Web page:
Stepping on the toes of giants at Henry Cowell

IMG_7329

A ring of giants at Henry Cowell.

I recently found myself walking on the toes of giants. It’s possible to lose your balance when you gaze up to look at them. They sway, drawing circles in the sky, even without wind. I’ve missed these trees.

Continue reading

Advertisements

Summer Hike #9 – A stroll through the upper Amazon

IMG_7005

The Napo River winds through rolling hills of the Upper Amazon.

This is a place where your sweat never dries. After a day or two, your clothes develop a smell that make you wonder what’s happening to your body. It will take a couple of washings back home to nullify – but you have only one set of clean clothes left. Better to save them for the flight home.

Continue reading

Summer Hike #8 – Quilotoa Crater

The wide, dusty trail is packed with people and mule trains and slides 1000 feet down from the rim of a crater to an emerald blue lake. We were warned the trail would be challenging. But I was seduced by those glassy waters that ripple with new colors as the sky shifts and turns from blue to grey.

IMG_6867

The moody looking waters of Quilotoa shift from blue to green to grey, depending on what’s happening in the sky.

Continue reading

Summer Hike #7 – The Mindo Syllabus

IMG_6710

One of the ‘cascadas’, or waterfalls, along a hike through the cloudforest in Mindo.

For a cloud forest, it was unusually sunny. This is what happens when you visit in the dry season. There’s still plenty of water, you just won’t find your feet sliding so much on muddy trails. This is my first time in Mindo. I can imagine the wet season well enough, having traveled to other cloud forests, such as Podocarpus in Southern Ecuador and Monteverde in Costa Rica. Either way, these types of places, usually nestled in the shadows of rolling green mountains, make you feel as though you’ve stepped out of time. That’s one of the reasons Mindo was on our syllabus.

Continue reading

Leaf-peeping, Colorado style, and the hike to Emerald Lake

IMG_7196

When I wake up to see tendrils of fog hanging from the streetlight, or rain-wet roads, I know we have arrived unequivocally in autumn. Apparently, September used to hold potential for the first snowfall as well, but that hasn’t happened in the past decade. These wetter mornings tend to punctuate strings of sunny blue autumn days – the kind of days that inspire you to plant bulbs and buy pumpkin-spice flavored things.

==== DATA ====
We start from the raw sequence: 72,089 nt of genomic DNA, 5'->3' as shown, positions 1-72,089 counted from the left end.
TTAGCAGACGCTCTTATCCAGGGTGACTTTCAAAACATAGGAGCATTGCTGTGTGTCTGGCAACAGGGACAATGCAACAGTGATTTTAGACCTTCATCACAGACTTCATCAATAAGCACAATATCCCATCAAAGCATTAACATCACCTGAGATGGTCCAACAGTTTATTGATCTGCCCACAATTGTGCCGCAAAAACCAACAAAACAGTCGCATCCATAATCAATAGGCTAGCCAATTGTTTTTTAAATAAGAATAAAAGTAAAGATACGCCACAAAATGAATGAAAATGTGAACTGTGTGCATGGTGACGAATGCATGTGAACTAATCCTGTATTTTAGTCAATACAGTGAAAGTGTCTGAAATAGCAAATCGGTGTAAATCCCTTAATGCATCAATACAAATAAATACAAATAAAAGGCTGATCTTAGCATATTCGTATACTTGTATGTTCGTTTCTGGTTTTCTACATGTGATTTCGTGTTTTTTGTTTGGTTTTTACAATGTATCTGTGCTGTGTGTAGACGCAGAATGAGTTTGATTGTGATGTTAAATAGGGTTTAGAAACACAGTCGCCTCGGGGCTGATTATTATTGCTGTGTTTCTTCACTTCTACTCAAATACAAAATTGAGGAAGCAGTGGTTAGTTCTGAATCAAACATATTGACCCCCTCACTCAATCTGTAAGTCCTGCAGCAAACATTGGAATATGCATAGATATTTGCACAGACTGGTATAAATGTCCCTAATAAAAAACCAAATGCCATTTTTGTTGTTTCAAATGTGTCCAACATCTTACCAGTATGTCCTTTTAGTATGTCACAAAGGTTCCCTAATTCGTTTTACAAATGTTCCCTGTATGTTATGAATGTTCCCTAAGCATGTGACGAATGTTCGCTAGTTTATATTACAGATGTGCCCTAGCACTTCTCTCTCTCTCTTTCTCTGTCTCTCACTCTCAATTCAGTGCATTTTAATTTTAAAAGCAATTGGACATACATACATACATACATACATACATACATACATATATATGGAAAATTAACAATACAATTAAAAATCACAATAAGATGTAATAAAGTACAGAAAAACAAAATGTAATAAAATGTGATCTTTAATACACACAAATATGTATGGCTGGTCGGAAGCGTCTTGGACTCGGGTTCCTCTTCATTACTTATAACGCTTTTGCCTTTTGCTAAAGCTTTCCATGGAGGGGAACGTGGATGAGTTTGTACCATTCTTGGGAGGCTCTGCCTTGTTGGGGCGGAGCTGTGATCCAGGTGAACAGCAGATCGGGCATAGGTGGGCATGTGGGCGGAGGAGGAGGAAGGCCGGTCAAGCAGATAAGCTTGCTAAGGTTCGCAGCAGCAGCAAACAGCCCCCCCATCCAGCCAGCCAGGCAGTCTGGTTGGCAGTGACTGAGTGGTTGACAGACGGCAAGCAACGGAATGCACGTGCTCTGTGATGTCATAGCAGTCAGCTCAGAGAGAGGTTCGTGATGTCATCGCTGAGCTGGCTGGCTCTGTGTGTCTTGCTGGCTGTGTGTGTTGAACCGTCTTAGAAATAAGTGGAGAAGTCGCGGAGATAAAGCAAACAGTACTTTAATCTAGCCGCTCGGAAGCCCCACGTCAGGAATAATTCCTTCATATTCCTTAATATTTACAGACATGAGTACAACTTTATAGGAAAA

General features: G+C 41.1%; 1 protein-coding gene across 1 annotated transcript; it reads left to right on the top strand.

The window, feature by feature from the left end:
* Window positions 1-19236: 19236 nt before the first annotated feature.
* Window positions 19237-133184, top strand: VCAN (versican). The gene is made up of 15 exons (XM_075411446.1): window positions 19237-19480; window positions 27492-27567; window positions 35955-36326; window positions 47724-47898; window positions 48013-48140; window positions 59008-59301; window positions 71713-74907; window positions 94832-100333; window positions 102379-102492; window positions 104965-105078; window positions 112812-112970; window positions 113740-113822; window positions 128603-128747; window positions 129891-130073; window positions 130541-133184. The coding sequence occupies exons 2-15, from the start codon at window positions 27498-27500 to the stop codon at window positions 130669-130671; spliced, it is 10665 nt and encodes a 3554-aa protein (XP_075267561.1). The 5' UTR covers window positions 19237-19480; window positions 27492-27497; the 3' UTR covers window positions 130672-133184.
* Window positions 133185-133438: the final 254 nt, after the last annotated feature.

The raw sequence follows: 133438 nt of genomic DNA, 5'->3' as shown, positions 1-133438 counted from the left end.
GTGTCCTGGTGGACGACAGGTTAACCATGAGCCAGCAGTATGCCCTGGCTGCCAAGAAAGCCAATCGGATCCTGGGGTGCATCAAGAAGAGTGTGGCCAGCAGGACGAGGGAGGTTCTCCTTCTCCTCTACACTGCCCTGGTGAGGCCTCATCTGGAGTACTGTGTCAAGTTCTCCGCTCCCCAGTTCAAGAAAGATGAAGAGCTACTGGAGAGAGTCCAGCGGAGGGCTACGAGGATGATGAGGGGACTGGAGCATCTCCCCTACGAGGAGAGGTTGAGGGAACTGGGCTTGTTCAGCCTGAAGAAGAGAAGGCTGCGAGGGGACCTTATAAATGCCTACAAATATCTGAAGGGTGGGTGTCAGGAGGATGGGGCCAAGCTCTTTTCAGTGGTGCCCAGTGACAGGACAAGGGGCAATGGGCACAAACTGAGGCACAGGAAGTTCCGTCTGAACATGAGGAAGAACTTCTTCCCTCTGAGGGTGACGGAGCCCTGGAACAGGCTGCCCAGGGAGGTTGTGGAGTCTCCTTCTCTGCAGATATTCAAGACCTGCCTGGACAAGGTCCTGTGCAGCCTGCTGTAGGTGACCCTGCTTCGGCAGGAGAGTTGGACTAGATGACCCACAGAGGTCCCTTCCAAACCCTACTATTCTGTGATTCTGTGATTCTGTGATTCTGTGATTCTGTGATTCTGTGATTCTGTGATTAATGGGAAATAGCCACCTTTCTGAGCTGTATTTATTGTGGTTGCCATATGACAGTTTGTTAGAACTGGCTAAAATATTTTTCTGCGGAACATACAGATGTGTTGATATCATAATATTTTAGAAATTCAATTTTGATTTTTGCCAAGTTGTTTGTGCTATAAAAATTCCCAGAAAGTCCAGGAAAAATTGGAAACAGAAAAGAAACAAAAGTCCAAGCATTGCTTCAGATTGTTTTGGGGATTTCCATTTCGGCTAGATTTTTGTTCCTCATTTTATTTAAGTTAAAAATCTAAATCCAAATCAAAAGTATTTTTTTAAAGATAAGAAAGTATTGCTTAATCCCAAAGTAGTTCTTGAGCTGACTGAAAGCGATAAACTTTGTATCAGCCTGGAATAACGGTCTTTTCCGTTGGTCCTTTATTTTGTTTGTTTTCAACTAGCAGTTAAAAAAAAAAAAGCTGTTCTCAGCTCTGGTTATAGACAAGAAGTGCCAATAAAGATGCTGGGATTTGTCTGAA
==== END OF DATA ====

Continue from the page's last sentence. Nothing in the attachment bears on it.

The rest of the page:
I had a longing to see the aspens this year. Leaf peeping is all the rage in September in the Rockies. In fact, it’s so much of a rage, that I have avoided going up into the mountains – especially into Rocky Mountain National Park – for years.

Continue reading

Summer Hike #6 – Chillin’ in the San Luis Valley, Colorado

In the town of Crestone, CO you might see more new age crystal shops, long gray beards, and man-buns per capita than any place in Colorado (okay, you’re right…there’s Boulder – but let’s face it, Boulder is not what it used to be). With that going for it, the drum circles, and the ‘hey dude chill out’ attitude, I could almost be back in Santa Cruz.

Instead of sitting on the edge of an ocean, this town sits on the edge of the San Luis Valley – a wide-open, sandy plain dotted with sage and grasses. The town is nestled right up against the dramatic flank of the Sangre de Cristo mountains. It’s well known for being a new age spiritual center – thus, all the hippies. The permanent population numbers at about 150, but summer can bring in thousands of people a day, visiting Buddhist shrines, attending yoga or meditation workshops, or just browsing the local art.

IMG_6572

Looking across the ‘ocean’ of the San Luis Valley.

Continue reading

Summer Hike #5 – Lake Agnes Tea House

I’ve been called a tea snob. Yes, I’m one of those people who buys organic fair-trade loose-leaf tea in fancy, boutique tea shops. It’s my weakness (along with chocolate). You can imagine how excited I was when I heard about the Lake Agnes Tea House above Lake Louise. Combine hiking, fabulous views, with a break for tea and biscuits, and it sounds like a recipe for a perfect day.

We saved the Lake Louise area until a bit later in our week in Canada, and I was glad for that. This is probably the most popular place in Banff, and it’s one of the few spots in the wide-open Canadian Rockies where you might encounter a sea of people.

IMG_6468

Tourists milling about on the edge of Lake Louise – everyone trying to catch the splendor.

Continue reading